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Chris Pratt Beard Look Much Better For Guardians of The Galaxy

Chris Pratt
MTV

Chris Pratt Updates: The actor’s performance in Tomorrow War isn’t only terrible. It has a fundamental misunderstanding of the nature of modern action stardom.

Let’s not mince words: The Tomorrow War is the year’s most depressing film. Yes, it has the standard-issue optimistic ending in which the world is saved and a family is rebuilt, but the route there is a loud, nasty, right-wing snoozer that feels rewritten by a dozen people with opposing views on the film’s themes, story, and tone.

The film’s most serious flaw is the tenacity with which it wastes the excellent skills of its actors. The cast includes comedy veterans such as Veep’s Sam Richardson, Mary Lynn Rajskub from The Larry Sanders Show, Betty Gilpin from Glow, and sketch comedian Mike Mitchell, but only Richardson is given hilarious material, and very little of it is funny. Oscar-winner. But the biggest surprise, and in some ways the film’s biggest letdown, is Chris Pratt’s portrayal as the film’s leading man.

Soon, fate finds him as he is enlisted into a fight with aliens that takes place in the future, a conflict in which he serves under the grown-up version of his own daughter and cancels the apocalypse.

From the very first shot of the film, in which we see Forester and his squad dropped into combat in Miami, he appears perplexed, as if neither he nor his character understands what he’s doing in the picture. It’s unusual for a performance to be both dull and repulsive, but it dashes The Tomorrow War’s limited prospects of becoming mindless summer fun.

Acting in tentpole action pictures is easy to dismiss. At a tennis ball dangling from a fishing rod, which will, thanks to post-production magic, transform into one of the evil Glipglorps who has come to Earth to, say, steal the Thunder Cube in order to awaken a Space Kraken.

However, there is an art to acting in a blockbuster, and this quality is frequently most noticeable in its absence. They must change their bodies to a level of shredditude hitherto unimagined by science while still appearing normal.

We think of skilled actors as chameleons, capable of seeming naturalistic as a wide range of characters, but during much of the first half of the twentieth century, successful screen acting was nearly synonymous with typecasting. There were economic reasons for this—at the height of the studio system, actors were maintained on multi-year contracts and worked significantly more frequently than they do now.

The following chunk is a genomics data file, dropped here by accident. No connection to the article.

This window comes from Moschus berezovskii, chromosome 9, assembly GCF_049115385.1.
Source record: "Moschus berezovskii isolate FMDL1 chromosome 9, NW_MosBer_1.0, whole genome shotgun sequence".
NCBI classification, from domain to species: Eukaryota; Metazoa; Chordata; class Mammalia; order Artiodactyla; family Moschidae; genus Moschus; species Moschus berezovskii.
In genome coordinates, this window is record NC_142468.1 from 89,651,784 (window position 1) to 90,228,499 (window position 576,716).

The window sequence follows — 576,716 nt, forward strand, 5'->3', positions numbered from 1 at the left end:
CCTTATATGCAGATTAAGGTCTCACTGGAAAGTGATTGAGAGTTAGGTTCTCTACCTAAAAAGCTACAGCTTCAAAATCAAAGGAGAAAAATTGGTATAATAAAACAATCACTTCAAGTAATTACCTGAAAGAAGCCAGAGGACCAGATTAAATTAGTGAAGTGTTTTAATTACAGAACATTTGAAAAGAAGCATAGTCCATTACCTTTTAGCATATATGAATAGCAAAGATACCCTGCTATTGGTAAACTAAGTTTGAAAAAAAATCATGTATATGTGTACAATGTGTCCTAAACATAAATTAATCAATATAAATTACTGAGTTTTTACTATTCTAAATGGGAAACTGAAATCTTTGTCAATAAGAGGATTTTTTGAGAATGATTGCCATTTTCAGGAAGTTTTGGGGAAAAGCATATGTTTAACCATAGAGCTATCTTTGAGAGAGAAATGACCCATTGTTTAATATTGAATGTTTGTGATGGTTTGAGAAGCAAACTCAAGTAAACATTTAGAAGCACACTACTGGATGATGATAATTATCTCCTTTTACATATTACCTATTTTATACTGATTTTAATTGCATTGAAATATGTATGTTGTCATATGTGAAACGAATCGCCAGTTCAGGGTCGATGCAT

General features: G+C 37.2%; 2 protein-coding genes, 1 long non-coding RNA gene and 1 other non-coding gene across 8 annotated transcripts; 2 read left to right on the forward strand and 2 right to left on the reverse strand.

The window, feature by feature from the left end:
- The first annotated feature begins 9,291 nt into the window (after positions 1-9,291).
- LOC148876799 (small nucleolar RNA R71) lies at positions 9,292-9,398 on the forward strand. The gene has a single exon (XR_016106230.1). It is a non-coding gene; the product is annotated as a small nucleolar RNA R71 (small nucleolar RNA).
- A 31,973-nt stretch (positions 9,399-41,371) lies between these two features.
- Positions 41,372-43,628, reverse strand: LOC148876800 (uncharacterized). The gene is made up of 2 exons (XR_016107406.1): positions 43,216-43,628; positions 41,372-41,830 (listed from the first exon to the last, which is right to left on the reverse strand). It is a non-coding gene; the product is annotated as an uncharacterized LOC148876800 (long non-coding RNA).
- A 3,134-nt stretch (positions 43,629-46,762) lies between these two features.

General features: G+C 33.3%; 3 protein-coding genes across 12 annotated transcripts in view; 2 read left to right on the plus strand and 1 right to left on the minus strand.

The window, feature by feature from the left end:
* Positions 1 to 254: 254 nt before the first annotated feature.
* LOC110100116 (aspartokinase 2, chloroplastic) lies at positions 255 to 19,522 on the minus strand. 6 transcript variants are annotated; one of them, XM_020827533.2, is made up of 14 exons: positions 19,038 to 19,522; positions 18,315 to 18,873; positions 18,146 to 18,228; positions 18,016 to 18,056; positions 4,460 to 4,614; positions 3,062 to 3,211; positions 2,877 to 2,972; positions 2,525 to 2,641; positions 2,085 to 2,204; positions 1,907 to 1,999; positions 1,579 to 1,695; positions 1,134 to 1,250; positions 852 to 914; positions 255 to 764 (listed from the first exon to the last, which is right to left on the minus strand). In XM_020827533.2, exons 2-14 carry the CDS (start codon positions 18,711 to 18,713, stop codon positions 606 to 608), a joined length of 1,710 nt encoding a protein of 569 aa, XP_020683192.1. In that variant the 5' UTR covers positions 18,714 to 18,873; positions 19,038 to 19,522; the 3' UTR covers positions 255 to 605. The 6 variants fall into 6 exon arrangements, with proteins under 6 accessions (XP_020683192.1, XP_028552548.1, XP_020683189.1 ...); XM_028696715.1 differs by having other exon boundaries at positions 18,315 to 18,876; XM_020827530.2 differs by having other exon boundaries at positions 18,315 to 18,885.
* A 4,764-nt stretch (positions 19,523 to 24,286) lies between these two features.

The studios created these personas as thoroughly as they created the films that contained them, changing actors’ names, training them in everything from fencing to elocution, inventing whole-cloth biographies for them, and manipulating the press to ensure that what the public knew about their personal lives corresponded with the kinds of roles they played on screen.

Chris Pratt Looks Handsome

Chris Pratt
GQ

Forced to lose their movie theatre holdings, the studios ceased paying performers, and the more presentational and type-based style of acting in Golden Age Hollywood eventually gave way to the more naturalistic style championed by the ascendant Method actors.

Persona-driven star turns, on the other hand, never completely vanished. Blockbuster action films have been a reliable storehouse of kinds since at least the 1980s. Instead of instilling scorn, the familiarity on display in blockbuster action pictures is a strength, and while the types may have altered, the reliance on them—and almost entirely on men to play them—has stayed constant.

Talent scouts scoured everything from Broadway musicals to small-town beauty pageants to find stars in the 1930s, confident that the system could train a newbie from the ground up if necessary. Pratt’s ascension, on the other hand, is part of a growing dependence by studios looking for fresh leading males on the very type-driven worlds of professional wrestling and sitcoms.

Wherever the new star emerges, the idea appears to be the same: create a new male lead who is both super-ripped and humorous, hypermasculine, and gently approachable. You can bet that no matter how shredded Kumail Nanjiani gets, the Silicon Valley alum will lift one eyebrow while delivering some perfectly timed humor in The Eternals.

Chris Pratt seemed to grasp his type right when he shifted from Parks and Recreation to Guardians of the Galaxy. Peter “Star-Lord” Quill may be more attractive than Andy Dwyer, but he exudes the same joy, joyful energy reminiscent of a child being welcomed to sit at the grown-ups table for the first time.

He’s still not clever enough for the situations he’s in, and no matter how smooth he tries to be, he’s still a bit of a goober. Quill, for the example, is less of a man-child than a child’s notion of what a cool older brother might look like, a cross between Han Solo and Indiana Jones whose every attempt at slickness falls hilariously flat.

Because we’re never supposed to be completely convinced that the actor is the character, space is created between the two that allows both the performer and the audience to laugh along with the joke. You can even see him bring this intensity to the part of himself in an episode of Top Chef’s 10th season when he adores his (now estranged) wife Anna Faris and indulges in his own love of game and organ meat.

This Chris Pratt—the boyishly adorable one who realizes the inherent ridiculousness of what he’s doing with a wink—reappear for an eight-minute segment in The Tomorrow War. Finally, in the midst of this depressing film, someone appears to be enjoying a little fun. It isn’t going to last.

Hopefully, with multiple appearances as Peter Quill for Marvel and a film dubbed Cowboy Ninja Viking in the works, we’ll get to see more of this Chris Pratt before too long, one that registers as more than a clenched jaw pointing at a tennis ball.